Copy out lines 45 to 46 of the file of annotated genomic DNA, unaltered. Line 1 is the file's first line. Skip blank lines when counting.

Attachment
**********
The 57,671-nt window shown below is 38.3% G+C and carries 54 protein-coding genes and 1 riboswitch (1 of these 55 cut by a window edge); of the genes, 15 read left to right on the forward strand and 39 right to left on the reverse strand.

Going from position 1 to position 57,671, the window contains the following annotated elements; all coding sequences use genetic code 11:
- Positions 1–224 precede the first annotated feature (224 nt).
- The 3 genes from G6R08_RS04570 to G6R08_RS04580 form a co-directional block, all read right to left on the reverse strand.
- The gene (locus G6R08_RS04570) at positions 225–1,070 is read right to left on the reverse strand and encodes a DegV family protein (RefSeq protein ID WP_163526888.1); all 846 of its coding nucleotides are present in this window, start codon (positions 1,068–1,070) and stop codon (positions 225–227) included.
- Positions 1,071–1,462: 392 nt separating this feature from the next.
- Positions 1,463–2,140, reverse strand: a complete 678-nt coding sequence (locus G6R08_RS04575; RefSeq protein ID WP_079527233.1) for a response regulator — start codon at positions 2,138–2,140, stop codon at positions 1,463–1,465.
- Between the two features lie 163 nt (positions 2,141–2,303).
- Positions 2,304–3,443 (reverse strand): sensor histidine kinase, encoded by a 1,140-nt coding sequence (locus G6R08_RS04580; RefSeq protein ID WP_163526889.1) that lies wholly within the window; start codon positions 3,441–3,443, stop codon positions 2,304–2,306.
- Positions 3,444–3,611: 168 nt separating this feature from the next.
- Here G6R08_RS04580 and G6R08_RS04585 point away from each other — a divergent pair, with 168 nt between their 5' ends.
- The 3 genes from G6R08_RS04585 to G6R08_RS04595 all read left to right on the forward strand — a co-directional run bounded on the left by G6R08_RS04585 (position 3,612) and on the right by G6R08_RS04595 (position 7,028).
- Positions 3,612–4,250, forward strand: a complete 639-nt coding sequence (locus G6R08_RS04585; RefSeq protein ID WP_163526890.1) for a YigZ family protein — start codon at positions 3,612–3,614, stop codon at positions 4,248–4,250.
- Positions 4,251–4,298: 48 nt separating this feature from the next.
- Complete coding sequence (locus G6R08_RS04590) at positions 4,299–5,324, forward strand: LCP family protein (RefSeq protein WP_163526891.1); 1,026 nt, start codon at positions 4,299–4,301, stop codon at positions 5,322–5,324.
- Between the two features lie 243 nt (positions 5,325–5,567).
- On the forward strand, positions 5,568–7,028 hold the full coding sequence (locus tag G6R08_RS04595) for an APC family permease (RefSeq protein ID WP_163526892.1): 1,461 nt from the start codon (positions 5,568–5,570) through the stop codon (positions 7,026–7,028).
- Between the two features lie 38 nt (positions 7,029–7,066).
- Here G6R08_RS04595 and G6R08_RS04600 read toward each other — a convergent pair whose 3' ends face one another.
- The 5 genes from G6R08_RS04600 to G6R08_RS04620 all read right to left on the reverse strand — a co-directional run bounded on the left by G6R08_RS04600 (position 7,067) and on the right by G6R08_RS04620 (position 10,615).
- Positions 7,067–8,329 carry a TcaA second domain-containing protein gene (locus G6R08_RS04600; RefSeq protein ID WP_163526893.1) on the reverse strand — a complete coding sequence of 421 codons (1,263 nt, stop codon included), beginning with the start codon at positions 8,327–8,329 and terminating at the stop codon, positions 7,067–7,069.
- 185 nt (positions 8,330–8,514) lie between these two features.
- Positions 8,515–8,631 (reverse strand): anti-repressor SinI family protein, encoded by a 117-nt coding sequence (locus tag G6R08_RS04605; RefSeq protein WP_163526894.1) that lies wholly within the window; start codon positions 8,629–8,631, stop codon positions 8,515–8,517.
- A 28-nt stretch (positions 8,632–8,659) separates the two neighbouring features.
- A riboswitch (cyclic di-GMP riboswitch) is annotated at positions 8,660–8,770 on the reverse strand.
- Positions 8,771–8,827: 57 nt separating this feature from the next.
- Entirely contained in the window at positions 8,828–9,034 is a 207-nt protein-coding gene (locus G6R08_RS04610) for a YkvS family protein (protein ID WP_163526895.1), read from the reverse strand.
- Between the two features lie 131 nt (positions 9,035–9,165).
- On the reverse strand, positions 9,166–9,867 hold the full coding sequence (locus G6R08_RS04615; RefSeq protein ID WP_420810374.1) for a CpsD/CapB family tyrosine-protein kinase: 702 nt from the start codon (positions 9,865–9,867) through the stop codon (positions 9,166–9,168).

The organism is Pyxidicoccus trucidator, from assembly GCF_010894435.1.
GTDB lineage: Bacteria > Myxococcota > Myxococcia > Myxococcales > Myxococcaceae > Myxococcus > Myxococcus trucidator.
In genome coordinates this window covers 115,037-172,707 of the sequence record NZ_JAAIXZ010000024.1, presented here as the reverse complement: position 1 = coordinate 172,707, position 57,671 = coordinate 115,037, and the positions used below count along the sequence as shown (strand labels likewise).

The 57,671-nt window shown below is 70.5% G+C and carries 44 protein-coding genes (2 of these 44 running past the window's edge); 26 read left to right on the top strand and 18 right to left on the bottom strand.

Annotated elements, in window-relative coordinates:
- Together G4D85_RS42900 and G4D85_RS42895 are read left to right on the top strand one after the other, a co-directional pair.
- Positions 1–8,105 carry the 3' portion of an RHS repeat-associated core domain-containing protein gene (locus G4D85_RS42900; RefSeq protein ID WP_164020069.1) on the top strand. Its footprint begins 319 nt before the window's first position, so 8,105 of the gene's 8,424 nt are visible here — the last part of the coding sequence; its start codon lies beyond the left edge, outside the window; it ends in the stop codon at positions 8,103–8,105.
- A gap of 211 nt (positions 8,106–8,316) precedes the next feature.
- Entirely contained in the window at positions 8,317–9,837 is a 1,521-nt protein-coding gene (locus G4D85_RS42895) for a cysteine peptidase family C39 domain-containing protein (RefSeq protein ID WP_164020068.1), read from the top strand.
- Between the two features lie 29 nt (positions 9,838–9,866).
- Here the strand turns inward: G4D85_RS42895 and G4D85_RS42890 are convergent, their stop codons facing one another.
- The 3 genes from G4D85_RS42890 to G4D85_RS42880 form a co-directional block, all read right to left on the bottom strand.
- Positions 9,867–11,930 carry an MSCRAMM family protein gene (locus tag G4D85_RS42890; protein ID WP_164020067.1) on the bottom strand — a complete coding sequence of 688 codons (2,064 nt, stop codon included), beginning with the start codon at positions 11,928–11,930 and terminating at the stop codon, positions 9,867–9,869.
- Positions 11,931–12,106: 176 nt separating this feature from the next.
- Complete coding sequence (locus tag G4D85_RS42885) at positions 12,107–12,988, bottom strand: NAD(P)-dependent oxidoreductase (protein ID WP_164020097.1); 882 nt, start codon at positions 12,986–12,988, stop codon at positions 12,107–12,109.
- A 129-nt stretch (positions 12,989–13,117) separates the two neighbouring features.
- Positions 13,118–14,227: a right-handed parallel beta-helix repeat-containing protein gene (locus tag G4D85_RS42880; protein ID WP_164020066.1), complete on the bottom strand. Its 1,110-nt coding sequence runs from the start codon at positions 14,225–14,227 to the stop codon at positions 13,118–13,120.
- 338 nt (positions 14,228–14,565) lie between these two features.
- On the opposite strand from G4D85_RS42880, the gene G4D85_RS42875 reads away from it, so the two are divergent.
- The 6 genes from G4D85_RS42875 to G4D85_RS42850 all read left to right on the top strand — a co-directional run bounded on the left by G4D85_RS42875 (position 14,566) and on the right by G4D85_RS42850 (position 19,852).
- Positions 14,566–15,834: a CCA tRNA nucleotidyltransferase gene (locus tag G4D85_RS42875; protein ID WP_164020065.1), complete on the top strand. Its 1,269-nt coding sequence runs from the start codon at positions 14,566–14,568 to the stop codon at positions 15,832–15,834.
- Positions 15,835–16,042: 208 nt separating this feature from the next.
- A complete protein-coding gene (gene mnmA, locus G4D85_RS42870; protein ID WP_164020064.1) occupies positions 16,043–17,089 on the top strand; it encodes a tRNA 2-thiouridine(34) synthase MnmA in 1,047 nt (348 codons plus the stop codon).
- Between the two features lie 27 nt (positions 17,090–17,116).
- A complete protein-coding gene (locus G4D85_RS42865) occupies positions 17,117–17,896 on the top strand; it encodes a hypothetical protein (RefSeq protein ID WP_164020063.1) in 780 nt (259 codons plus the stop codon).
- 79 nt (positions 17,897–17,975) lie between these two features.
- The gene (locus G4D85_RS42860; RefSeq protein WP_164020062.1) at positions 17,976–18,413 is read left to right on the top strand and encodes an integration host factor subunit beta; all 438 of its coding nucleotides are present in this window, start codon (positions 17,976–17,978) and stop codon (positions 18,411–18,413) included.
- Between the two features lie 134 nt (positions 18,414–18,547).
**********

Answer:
- A 129-nt stretch (positions 12,989–13,117) separates the two neighbouring features.
- Positions 13,118–14,227: a right-handed parallel beta-helix repeat-containing protein gene (locus tag G4D85_RS42880; protein ID WP_164020066.1), complete on the bottom strand. Its 1,110-nt coding sequence runs from the start codon at positions 14,225–14,227 to the stop codon at positions 13,118–13,120.